I seldom share very personal stuff on this blog. I feel it’s not the place for it. Plus, you come here to get ideas, not to read about my life! But my husband encouraged me to share this experience here. I’ve thought about it for 2 weeks now (and even had this post sitting as a draft for days) and finally decided to take his advice. I have a world-wide audience, and I think his thought is that maybe my story can help/inspire someone else out there. My thoughts are maybe you’ll understand why this little bit of the internet has been doing repeat and infrequent posts for the last little while.
Disclaimer: If you choose to read this big ol’ long story, I ask that you do not offer advice. Unless you have some miracle cure that guarantees healing, I don’t want to hear it today. Most likely, I’ve heard it before and tried it (I literally have tried everything). I don’t mean to be rude. I know people are good-hearted and just trying to help, but my head is spinning, and I can’t handle it at this moment. Thank you!
I have chronic migraines. (“Hi! My name is Angee. And I’m a chronic migraineur.” HA) It’s been 2 years of almost constant, daily migraines. This is my story.
I had headaches here and there growing up, but no more than any other child, in my opinion. The first time I remember getting migraines was my freshman year of college. I remember missing class a couple of times because the pain was so bad! I think it was the summer following my freshman year that my mom took me to a neurologist. From then on, I would get them a couple of times a month, nothing too big. It usually had to do with hormone fluctuations and sometimes stress. And this is how it was for years.
When I got pregnant in December 2010 with my Little Guy, the migraines came on really bad. I’m talking daily. It felt like someone was constantly hitting me over the head with a hammer, I couldn’t sleep, and I threw up more times than I can count (not associated with the normal 1st trimester nausea). After a couple of weeks of this, I called my OB to see if there was anything I could take that was safe during pregnancy. He told me my normal migraine medication was fine. I was allowed to take it every 6 hours, which I did. By the time 5 hours had rolled around, the pain was getting intense again, and waiting for that last hour was almost unbearable. I took this medication around the clock. It never took the pain completely away, but took the edge off so I could “function.”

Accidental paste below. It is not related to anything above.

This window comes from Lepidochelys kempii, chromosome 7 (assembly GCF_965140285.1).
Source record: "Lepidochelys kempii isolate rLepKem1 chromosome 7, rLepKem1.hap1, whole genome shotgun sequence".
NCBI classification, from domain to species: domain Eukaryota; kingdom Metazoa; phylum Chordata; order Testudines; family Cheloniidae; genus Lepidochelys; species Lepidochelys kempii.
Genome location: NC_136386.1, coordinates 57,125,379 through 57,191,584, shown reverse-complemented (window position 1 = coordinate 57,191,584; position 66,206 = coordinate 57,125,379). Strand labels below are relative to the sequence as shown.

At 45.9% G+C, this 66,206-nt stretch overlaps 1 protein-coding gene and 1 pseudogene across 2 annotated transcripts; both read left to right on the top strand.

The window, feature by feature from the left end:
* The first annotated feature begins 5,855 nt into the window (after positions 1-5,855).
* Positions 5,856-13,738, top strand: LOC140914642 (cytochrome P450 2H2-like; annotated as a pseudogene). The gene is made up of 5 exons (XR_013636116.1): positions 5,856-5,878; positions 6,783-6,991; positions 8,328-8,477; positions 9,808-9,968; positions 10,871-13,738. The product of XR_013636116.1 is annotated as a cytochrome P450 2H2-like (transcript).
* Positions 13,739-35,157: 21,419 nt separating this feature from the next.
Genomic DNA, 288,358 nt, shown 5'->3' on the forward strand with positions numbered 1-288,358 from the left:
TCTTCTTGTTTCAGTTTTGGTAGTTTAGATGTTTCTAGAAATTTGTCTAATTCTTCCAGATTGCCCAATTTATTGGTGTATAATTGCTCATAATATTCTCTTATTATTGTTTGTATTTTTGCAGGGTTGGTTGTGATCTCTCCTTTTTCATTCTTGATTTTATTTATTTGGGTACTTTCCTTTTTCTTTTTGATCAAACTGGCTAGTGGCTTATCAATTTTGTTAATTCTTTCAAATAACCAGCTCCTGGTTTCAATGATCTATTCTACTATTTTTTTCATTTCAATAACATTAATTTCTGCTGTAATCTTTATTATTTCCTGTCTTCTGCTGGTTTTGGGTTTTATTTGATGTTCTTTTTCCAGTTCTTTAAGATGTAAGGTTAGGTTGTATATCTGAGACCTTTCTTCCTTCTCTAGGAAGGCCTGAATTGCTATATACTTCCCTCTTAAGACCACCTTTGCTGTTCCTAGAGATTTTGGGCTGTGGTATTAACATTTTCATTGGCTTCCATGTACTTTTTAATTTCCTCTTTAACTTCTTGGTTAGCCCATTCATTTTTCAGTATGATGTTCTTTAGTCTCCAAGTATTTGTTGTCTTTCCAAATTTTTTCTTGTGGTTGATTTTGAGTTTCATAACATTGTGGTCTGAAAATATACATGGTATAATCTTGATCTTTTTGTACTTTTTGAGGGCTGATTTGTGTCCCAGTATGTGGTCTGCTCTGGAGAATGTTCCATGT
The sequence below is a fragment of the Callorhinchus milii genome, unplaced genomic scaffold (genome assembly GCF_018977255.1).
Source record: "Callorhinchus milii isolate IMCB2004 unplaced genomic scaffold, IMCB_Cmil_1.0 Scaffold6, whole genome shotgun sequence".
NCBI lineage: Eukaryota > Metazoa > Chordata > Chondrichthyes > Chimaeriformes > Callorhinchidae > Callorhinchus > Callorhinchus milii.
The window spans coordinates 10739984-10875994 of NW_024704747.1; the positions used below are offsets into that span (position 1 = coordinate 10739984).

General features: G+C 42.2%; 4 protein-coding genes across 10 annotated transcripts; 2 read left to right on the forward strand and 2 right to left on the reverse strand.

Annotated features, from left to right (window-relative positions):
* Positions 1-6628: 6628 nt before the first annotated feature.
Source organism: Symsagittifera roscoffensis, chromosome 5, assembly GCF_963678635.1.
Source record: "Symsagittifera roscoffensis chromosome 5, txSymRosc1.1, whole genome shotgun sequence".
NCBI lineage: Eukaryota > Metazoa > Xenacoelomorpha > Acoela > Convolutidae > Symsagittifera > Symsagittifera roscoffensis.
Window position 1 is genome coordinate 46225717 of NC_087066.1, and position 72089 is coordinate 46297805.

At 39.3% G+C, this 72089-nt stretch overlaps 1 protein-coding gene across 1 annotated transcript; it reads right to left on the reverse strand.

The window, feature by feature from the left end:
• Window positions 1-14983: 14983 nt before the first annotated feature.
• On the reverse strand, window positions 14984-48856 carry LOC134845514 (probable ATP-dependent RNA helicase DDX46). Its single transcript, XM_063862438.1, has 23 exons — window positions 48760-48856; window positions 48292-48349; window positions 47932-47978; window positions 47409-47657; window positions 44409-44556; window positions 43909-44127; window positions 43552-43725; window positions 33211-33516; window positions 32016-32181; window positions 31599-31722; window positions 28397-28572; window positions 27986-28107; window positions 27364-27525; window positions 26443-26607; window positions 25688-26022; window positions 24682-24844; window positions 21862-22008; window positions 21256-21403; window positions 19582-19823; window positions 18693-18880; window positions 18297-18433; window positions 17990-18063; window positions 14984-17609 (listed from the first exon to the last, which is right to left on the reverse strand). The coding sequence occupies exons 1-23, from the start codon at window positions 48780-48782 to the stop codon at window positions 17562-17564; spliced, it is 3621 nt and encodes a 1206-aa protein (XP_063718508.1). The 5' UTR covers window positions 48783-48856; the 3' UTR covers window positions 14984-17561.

I learned that migraines during pregnancy are actually pretty common, although I have never had them during my previous two pregnancies. I was also told they let up during the 2nd trimester, and then quite often come on again during the 3rd. I hung on to that hope. Well, things turned out very differently for me. They didn’t let up during the 2nd trimester; they continued constantly… into the 3rd.
The morning I delivered my Little Guy was rough! I had one of the worst migraines I have ever had. Nothing I did relieved it; in fact, it seemed to be getting worse as the day progressed. I had a crazy delivery later that day with my Little Guy: Labor lasted less than an hour, and I almost didn’t make it the hospital (I delivered in the triage room)!! And the migraines continued. In the hospital, the nurses wouldn’t let me take my meds so the migraines got worse and worse. I finally had an emotional breakdown–my Little Guy was having some health issues and I hadn’t seen him for 8 hours, I couldn’t think clearly because my head felt ready to explode, and of course, all the pain that comes with delivery didn’t help. I still feel bad for the poor nurse who witnessed that. Finally, they decided to call my OB, who got upset with them and told them to give me what I needed.